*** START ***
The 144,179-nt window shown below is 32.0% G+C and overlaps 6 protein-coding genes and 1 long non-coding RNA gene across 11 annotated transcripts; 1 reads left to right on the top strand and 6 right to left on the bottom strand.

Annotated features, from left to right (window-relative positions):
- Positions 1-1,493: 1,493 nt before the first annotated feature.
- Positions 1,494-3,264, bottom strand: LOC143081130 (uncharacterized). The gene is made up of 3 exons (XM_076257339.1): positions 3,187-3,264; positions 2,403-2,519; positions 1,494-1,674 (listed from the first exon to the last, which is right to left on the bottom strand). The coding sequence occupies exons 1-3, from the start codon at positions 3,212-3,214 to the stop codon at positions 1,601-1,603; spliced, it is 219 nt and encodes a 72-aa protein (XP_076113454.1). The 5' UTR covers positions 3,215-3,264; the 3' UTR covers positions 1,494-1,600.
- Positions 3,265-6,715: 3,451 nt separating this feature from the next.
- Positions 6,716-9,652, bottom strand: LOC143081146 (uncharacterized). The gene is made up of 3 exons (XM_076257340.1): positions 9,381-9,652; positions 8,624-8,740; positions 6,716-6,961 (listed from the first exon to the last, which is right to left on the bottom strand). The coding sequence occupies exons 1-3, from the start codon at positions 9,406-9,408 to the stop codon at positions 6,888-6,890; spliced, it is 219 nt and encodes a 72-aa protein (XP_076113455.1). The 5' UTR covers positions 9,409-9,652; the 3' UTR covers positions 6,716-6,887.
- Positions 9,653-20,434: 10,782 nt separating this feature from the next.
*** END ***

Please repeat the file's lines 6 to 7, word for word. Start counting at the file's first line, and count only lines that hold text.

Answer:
- Positions 6,716-9,652, bottom strand: LOC143081146 (uncharacterized). The gene is made up of 3 exons (XM_076257340.1): positions 9,381-9,652; positions 8,624-8,740; positions 6,716-6,961 (listed from the first exon to the last, which is right to left on the bottom strand). The coding sequence occupies exons 1-3, from the start codon at positions 9,406-9,408 to the stop codon at positions 6,888-6,890; spliced, it is 219 nt and encodes a 72-aa protein (XP_076113455.1). The 5' UTR covers positions 9,409-9,652; the 3' UTR covers positions 6,716-6,887.
- Positions 9,653-20,434: 10,782 nt separating this feature from the next.